SAA records did not contain matching records for Mentor’s travels on 15 October, 2010 while this trip is recorded in a corresponding requisition document for Mentor’s bookings through Parliament.

The Commission has asked Zuma for a version in relation to Mentor’s testimony but he has thus far not done so.

The Commission’s own examination of Zuma’s diary for the period July to December 2010 would also only be a factor once corroboration for Mentor’s very specific flight to Johannesburg is obtained.

In addition to issues around this domestic trip, the Commission also dented Mentor’s testimony about the presence of Atul Gupta in China as neither Home Affairs’ nor Emirates’ records supported her testimony on this front. Records suggest he was in South Africa at the time.

There have been serious questions and concerns about Mentor’s recollection of the events that date back more than eight years.

She earlier retracted her evidence that Duduzane had introduced her to controversial arms deal broker, Fana Hlongwane, on the flight to China. She now says this was a mistake and has apologised to Hlongwane.

The Commission has obtained a copy of the flight manifest that may shed light on who the mysterious passenger was that may have been introduced to Mentor as the “chairman”. However, those records form part of a confidential bundle of documents not presented as yet.

On 3 December, 2018, the Commission carried out a three-hour-long inspection at the Gupta home at number five Saxonwold Drive. This is one of several homes within the infamous compound.

A structural engineer and architect from the Department of Public Works were roped in as part of an expert panel to examine or confirm various features of the property that Mentor had highlighted during her initial testimony last year.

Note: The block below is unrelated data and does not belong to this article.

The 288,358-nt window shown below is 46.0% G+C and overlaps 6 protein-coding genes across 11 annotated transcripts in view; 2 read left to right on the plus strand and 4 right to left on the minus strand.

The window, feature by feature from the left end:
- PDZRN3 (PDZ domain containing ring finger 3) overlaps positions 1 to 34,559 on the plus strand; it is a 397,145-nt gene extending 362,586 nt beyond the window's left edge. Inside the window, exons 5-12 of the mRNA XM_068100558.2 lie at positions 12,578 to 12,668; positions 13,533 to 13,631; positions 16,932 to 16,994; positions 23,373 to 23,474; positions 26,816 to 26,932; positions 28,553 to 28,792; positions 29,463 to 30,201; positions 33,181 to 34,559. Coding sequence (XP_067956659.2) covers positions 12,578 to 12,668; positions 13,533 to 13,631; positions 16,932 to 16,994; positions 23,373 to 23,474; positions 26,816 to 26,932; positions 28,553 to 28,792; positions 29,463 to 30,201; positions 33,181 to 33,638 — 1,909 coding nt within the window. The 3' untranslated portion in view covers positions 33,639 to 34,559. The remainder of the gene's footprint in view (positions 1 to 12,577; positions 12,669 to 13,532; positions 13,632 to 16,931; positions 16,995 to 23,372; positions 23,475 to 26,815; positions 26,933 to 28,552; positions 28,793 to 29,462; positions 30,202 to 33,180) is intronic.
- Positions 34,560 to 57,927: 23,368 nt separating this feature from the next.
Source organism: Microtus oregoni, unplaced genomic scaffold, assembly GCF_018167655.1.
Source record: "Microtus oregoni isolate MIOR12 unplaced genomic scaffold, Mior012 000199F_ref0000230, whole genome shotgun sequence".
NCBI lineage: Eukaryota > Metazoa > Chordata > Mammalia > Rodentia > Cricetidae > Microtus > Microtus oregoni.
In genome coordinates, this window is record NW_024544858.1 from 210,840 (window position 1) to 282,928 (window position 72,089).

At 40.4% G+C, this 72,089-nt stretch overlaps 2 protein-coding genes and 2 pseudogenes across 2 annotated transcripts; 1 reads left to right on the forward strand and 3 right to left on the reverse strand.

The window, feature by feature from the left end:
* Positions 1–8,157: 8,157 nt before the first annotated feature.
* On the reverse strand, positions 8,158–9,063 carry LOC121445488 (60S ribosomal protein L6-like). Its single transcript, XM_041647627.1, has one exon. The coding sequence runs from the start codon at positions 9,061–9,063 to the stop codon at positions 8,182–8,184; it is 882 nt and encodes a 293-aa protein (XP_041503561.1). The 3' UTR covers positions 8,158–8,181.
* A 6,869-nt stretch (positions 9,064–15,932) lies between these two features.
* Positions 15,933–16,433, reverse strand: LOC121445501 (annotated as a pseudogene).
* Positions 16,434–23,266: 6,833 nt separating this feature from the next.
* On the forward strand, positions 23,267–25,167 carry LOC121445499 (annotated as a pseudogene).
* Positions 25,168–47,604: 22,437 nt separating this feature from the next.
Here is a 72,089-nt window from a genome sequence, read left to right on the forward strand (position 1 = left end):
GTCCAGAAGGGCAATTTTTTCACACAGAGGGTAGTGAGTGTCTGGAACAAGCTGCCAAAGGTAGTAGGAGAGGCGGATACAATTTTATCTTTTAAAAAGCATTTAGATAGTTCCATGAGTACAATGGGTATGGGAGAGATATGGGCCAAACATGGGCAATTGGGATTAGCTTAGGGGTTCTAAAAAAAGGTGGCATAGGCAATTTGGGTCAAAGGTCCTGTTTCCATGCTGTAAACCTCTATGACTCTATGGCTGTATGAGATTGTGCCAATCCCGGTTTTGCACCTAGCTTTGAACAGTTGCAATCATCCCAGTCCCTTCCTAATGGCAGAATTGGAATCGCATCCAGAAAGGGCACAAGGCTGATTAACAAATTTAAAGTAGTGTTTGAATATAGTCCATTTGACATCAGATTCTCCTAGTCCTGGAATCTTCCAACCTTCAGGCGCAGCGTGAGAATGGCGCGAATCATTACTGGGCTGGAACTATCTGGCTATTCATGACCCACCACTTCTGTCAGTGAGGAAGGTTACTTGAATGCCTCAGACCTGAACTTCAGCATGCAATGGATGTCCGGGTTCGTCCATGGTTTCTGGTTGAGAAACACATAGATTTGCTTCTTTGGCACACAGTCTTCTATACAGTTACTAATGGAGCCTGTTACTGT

However, the Commission was told that they were unable to definitely confirm her recollection of five or six steps leading into the house where Mentor claims she had met Zuma, an interior pillar, a mural and a guest bathroom.

Mentor said it was possible that there had been renovations at the property which may have resulted in some of the changes she observed during the inspection.

While it is possible for such work to be forensically examined, the Commission was told it would cost in excess of R800,000.

The Commission’s video footage of the inspection may be shown on Tuesday and the Guptas have requested that their own expertly shot footage of the same in loco inspection be submitted as evidence.

The Guptas were previously denied the right to cross-examine Mentor but seemingly felt that their own video ought to be available to the Commission and the public as it brought the “credibility” of Mentor’s recollection of the alleged visit to Saxonwold into sharp focus.

The family’s senior advocate, Mike Hellens, said this was important for the inquiry’s pursuit of the “truth” as their version would show Mentor’s reaction and behaviour.

Justice Zondo has not yet made a determination on whether he would allow the introduction of their video.

Provisionally though, Zondo highlighted that parties appearing before the Commission were entitled to legal representation while the status of the Guptas is different in that they have refused to travel to SA to present to the inquiry.

The Guptas are not willing to travel to South Africa to attend the proceedings – they have said they do not trust law enforcement authorities – and have suffered several set-backs as result.

Mentor’s testimony continues on Tuesday morning after which she is scheduled to be cross-examined by two implicated parties, Kaunda, who allegedly called her to arrange the Johannesburg meeting with Zuma, and advocate Mandla Mtolo from the Hawks. DM